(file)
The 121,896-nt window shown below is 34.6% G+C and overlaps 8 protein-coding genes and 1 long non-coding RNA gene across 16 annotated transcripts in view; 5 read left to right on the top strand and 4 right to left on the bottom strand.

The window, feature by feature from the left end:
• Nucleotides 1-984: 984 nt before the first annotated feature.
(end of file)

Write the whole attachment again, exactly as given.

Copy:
The 121,896-nt window shown below is 34.6% G+C and overlaps 8 protein-coding genes and 1 long non-coding RNA gene across 16 annotated transcripts in view; 5 read left to right on the top strand and 4 right to left on the bottom strand.

The window, feature by feature from the left end:
• Nucleotides 1-984: 984 nt before the first annotated feature.